Increasing rates of electric vehicle (EV) adoption across North America, combined with advances in EV batteries and charging technology, will impact electric utility distribution infrastructure at a higher rate than previously projected. New electric vehicles differ greatly from older models, with drastic improvements over the last five years. In order to highlight these significant changes, FleetCarma conducted a study, that analyzed charging and driving data, which created two segments: one representing what would have been on the road in 2014 and what is currently on the road now.
The data from almost 4,000 electric vehicles sends a clear message – long-range BEVs are a game-changer for electric utilities.
Long-range BEVs have redefined the EV ecosystem
As the fastest-growing vehicle type, long-range battery electric vehicles (BEVs) continue to represent a larger proportion of new EV sales. The long-range BEV has increased in proportion of new electric vehicle sales from 14% in 2014 to 66% in 2019 in the United States. In fact 4 of 5 today’s top selling EVs not in production in 2014 and the Tesla Model 3, which came into production in 2017, accounted for 47% of all new US electric vehicle sales in 2019. Any previous studies, which did not include these vehicles, no longer provide an accurate representation of the impact of today’s EVs.
Today’s EVs are very different from older models
The single biggest finding in the data study was that long-range BEVs, which are defined as fully electric vehicles with a battery capacity of 50 kWh or greater, are significantly different from other types of EVs. Since they are driven more, and have a larger battery, it is no surprise that they consume twice as much energy.
What utilities may find surprising is that they aren’t charging over a longer period, the average time spent charging for both vehicle groups was between 3 and 3.5 hours. However, when they are charging they are using twice as much power.
This fact, in conjunction with the fact that the charging behavior of these EVs is harder to predict, means that utilities are going to have a tougher time integrating these vehicles into their load management programs.
The increasing impact to the grid at the street level
The biggest risk posed by EVs is at the distribution level of the grid. EV clustering is a trend that shows that EVs may not be distributed evenly across the utility service territory, with the high likelihood of EV owner concentration on a specific street or neighborhood. To simulate this, five vehicles from each vehicle type were selected at random and their load was combined for a randomly selected day. This would represent the vehicles being charged on the same residential transformer. The results clearly show that long-range BEVs have significantly higher power draws as this group had an average max power peak of 7.34 kW.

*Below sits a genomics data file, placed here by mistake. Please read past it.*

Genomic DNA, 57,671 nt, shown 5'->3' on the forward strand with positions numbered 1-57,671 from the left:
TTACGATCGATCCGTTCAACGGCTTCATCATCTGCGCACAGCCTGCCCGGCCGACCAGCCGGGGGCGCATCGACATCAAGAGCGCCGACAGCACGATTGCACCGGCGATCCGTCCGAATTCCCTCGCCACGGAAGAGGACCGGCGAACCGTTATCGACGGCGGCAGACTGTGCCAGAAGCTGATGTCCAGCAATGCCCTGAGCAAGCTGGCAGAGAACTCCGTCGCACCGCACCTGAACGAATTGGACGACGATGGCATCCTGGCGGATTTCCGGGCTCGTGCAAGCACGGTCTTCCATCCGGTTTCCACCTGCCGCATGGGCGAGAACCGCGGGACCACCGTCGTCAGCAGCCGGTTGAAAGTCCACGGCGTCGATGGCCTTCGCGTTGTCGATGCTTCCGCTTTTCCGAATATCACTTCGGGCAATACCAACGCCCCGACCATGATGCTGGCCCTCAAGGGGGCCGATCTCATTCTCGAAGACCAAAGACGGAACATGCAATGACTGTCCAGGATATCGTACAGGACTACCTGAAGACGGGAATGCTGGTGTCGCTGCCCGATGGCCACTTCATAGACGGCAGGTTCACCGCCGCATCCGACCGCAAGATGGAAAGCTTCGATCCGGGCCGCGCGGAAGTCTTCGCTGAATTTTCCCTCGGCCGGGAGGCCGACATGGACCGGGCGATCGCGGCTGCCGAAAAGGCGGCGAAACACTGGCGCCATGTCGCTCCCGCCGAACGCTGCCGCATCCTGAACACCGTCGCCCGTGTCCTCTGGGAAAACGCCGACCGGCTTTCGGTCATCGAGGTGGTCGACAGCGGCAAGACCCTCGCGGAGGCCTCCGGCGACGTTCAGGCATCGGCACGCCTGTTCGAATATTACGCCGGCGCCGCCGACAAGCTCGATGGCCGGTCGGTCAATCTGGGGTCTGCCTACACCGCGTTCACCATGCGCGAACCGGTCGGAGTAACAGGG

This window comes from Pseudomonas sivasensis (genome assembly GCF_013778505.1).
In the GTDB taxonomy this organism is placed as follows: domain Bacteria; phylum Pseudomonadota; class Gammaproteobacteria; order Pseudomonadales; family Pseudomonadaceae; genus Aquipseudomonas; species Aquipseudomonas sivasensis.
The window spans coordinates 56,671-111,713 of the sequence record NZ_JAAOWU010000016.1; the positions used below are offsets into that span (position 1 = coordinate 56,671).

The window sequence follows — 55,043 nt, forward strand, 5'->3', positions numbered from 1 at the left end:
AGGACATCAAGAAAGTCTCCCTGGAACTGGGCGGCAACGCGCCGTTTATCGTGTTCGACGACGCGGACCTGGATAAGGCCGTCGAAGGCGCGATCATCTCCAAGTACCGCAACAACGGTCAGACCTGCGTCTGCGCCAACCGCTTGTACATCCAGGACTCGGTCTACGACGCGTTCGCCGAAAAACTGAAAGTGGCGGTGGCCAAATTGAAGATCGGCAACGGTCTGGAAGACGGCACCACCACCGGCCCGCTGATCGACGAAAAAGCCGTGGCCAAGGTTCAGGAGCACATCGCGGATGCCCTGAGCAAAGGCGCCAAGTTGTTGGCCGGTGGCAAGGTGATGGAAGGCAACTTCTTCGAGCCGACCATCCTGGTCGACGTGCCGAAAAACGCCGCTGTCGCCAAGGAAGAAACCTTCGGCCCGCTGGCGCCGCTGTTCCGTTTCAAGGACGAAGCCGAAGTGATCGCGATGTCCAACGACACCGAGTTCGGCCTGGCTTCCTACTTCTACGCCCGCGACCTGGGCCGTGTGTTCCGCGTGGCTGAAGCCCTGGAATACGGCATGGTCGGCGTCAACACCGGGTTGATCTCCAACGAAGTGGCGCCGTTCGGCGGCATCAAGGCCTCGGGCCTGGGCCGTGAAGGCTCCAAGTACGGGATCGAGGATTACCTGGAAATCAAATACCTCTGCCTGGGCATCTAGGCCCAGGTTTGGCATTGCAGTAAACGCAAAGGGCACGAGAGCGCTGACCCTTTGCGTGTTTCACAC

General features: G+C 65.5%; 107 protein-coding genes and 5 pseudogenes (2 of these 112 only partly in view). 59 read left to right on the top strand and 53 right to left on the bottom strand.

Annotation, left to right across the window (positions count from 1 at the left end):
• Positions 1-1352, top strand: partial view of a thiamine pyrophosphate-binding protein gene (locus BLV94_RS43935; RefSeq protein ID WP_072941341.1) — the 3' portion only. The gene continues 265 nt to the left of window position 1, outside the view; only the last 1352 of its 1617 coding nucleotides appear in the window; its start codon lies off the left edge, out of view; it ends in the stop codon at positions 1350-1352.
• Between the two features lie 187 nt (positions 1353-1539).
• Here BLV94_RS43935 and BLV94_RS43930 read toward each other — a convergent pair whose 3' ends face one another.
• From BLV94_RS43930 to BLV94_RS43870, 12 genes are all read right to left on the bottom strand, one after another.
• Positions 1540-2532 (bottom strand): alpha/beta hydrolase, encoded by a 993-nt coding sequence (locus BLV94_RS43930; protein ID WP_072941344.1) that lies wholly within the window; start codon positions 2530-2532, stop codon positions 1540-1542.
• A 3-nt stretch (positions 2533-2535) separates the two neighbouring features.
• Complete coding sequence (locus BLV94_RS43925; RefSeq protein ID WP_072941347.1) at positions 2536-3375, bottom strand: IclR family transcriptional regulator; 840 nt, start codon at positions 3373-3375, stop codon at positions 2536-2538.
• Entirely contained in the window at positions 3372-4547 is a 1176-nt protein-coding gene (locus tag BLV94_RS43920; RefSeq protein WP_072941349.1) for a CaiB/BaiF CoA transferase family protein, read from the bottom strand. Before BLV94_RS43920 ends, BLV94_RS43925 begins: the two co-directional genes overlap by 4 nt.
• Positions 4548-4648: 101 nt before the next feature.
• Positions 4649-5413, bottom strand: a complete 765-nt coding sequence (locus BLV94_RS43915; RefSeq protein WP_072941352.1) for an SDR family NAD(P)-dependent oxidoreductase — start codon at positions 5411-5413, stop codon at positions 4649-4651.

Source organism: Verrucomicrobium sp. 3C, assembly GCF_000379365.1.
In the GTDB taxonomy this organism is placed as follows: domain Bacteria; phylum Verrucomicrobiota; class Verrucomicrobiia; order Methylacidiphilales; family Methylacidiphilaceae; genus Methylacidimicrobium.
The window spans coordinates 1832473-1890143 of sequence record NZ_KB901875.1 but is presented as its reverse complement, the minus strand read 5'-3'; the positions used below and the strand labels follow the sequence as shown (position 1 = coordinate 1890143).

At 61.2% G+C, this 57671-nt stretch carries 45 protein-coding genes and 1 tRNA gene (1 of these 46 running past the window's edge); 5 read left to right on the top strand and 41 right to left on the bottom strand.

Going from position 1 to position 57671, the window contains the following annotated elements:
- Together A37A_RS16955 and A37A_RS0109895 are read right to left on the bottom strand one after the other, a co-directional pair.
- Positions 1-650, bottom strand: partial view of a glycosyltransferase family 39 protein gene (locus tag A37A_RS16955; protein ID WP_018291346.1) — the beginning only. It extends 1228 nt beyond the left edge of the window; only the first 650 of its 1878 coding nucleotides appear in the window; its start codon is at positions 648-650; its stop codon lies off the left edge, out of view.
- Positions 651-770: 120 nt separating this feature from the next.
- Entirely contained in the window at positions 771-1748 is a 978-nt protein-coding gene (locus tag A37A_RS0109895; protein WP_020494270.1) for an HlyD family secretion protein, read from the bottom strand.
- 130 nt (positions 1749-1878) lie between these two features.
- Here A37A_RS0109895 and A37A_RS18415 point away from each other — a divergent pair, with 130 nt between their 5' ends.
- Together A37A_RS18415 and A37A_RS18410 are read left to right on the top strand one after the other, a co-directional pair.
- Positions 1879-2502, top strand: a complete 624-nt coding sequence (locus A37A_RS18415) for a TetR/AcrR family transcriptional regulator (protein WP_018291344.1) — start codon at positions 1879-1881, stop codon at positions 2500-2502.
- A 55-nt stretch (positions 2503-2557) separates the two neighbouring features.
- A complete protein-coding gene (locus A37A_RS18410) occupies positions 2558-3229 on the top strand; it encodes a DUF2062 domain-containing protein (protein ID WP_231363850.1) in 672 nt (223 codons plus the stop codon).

It’s not just the vehicles that have changed
Electric vehicle charging technology has evolved to accommodate the needs of newer long-range electric vehicles. There are two types of charging stations used by EV owners at home. Level 1 charging utilizes a standard 110/120 V plug which can provide up to 1.9 kW of charging power, or approximately 4.5 miles of range per hour. This level is decreasing in popularity simply because it takes too long to fully charge a newer vehicle that has a larger battery.
Level 2 charging utilizes a 208-240 V plug and can provide between 2.5 and 19.2 kW of charging power and over 40 miles of range per hour, making them the preferred home charging station. Not only are Level 2 charging stations becoming more popular, they are also becoming more powerful. In 2014, the most sold EV in the US was the Nissan Leaf, which has a maximum charging capability of 6.6 kW. By comparison, the most sold EV in 2019 was the Tesla Model 3, which has a maximum charging capability of 11.5 kW.
A lot has changed in 5 years, but the changes coming soon are even greater
Ultimately, the factor that has driven all of these changes was the increase of battery capacities in the newer vehicles. They made the vehicles more appealing, increasing the overall adoption, and they have a larger impact for utilities. However, this evolution is just the beginning. The popularity of these vehicles have driven down prices, meaning adoption will continue to grow, and there are new vehicles that are entering the market. A great example of incoming changes is the introduction of light duty trucks, such as the Rivian R1T that boasts a battery capacity of 180 kWh, which is almost twice the size of any current vehicle in the market. As the market continues to evolve it will be critical that utilities gather up-to-date data so they can properly manage this increasing load.
Download the Full Study here which includes:
- The importance of territory-specific load profiling
- How to shift EV charging load without Direct Load Control
- Impact of seasonal weather on charging behavior
- Changes in at home vs. away charging
- Comparison of driving distances per vehicle type
- Insight on DCFC usage and workplace charging changes